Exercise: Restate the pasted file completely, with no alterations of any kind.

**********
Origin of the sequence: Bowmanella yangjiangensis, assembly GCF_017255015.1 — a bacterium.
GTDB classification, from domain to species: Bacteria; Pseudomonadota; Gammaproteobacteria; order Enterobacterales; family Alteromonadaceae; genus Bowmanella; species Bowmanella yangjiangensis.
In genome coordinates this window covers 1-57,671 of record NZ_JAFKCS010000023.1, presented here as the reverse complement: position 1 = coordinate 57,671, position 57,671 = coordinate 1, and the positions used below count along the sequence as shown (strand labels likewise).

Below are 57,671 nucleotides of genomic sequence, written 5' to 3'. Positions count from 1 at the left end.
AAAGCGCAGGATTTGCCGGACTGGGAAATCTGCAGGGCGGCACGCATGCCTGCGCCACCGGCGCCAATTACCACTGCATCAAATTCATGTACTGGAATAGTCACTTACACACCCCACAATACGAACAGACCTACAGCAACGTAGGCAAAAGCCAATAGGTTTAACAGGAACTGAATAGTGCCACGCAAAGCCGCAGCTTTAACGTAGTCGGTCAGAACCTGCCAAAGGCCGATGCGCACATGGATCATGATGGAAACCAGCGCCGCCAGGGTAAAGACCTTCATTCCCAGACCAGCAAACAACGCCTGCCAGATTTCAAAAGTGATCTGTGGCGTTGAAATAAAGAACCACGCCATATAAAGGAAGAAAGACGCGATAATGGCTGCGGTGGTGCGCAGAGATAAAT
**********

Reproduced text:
Origin of the sequence: Bowmanella yangjiangensis, assembly GCF_017255015.1 — a bacterium.
GTDB classification, from domain to species: Bacteria; Pseudomonadota; Gammaproteobacteria; order Enterobacterales; family Alteromonadaceae; genus Bowmanella; species Bowmanella yangjiangensis.
In genome coordinates this window covers 1-57,671 of record NZ_JAFKCS010000023.1, presented here as the reverse complement: position 1 = coordinate 57,671, position 57,671 = coordinate 1, and the positions used below count along the sequence as shown (strand labels likewise).

Below are 57,671 nucleotides of genomic sequence, written 5' to 3'. Positions count from 1 at the left end.
AAAGCGCAGGATTTGCCGGACTGGGAAATCTGCAGGGCGGCACGCATGCCTGCGCCACCGGCGCCAATTACCACTGCATCAAATTCATGTACTGGAATAGTCACTTACACACCCCACAATACGAACAGACCTACAGCAACGTAGGCAAAAGCCAATAGGTTTAACAGGAACTGAATAGTGCCACGCAAAGCCGCAGCTTTAACGTAGTCGGTCAGAACCTGCCAAAGGCCGATGCGCACATGGATCATGATGGAAACCAGCGCCGCCAGGGTAAAGACCTTCATTCCCAGACCAGCAAACAACGCCTGCCAGATTTCAAAAGTGATCTGTGGCGTTGAAATAAAGAACCACGCCATATAAAGGAAGAAAGACGCGATAATGGCTGCGGTGGTGCGCAGAGATAAAT